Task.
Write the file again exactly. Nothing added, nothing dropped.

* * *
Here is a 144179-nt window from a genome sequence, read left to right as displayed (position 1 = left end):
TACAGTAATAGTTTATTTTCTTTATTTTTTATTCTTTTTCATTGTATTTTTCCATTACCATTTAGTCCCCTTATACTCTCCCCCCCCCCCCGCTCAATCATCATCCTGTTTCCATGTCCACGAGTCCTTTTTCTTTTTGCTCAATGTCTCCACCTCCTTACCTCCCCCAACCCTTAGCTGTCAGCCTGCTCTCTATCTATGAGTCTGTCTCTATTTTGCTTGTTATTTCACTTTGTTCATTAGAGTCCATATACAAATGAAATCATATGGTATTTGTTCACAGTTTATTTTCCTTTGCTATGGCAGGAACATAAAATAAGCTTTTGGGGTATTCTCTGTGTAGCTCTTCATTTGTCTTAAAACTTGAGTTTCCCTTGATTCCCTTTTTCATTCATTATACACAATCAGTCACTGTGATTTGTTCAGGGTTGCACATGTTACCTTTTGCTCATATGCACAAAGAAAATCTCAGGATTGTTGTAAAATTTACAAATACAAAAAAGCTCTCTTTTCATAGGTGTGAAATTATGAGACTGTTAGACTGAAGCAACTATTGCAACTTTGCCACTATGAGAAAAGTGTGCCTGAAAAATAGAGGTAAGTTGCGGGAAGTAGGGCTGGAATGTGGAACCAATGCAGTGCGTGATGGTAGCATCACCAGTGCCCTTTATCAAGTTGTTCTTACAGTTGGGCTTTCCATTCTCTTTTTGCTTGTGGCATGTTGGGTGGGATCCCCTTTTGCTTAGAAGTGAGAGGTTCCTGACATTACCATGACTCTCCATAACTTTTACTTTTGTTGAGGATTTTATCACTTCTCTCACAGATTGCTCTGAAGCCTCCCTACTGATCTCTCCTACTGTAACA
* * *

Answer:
Here is a 144179-nt window from a genome sequence, read left to right as displayed (position 1 = left end):
TACAGTAATAGTTTATTTTCTTTATTTTTTATTCTTTTTCATTGTATTTTTCCATTACCATTTAGTCCCCTTATACTCTCCCCCCCCCCCCGCTCAATCATCATCCTGTTTCCATGTCCACGAGTCCTTTTTCTTTTTGCTCAATGTCTCCACCTCCTTACCTCCCCCAACCCTTAGCTGTCAGCCTGCTCTCTATCTATGAGTCTGTCTCTATTTTGCTTGTTATTTCACTTTGTTCATTAGAGTCCATATACAAATGAAATCATATGGTATTTGTTCACAGTTTATTTTCCTTTGCTATGGCAGGAACATAAAATAAGCTTTTGGGGTATTCTCTGTGTAGCTCTTCATTTGTCTTAAAACTTGAGTTTCCCTTGATTCCCTTTTTCATTCATTATACACAATCAGTCACTGTGATTTGTTCAGGGTTGCACATGTTACCTTTTGCTCATATGCACAAAGAAAATCTCAGGATTGTTGTAAAATTTACAAATACAAAAAAGCTCTCTTTTCATAGGTGTGAAATTATGAGACTGTTAGACTGAAGCAACTATTGCAACTTTGCCACTATGAGAAAAGTGTGCCTGAAAAATAGAGGTAAGTTGCGGGAAGTAGGGCTGGAATGTGGAACCAATGCAGTGCGTGATGGTAGCATCACCAGTGCCCTTTATCAAGTTGTTCTTACAGTTGGGCTTTCCATTCTCTTTTTGCTTGTGGCATGTTGGGTGGGATCCCCTTTTGCTTAGAAGTGAGAGGTTCCTGACATTACCATGACTCTCCATAACTTTTACTTTTGTTGAGGATTTTATCACTTCTCTCACAGATTGCTCTGAAGCCTCCCTACTGATCTCTCCTACTGTAACA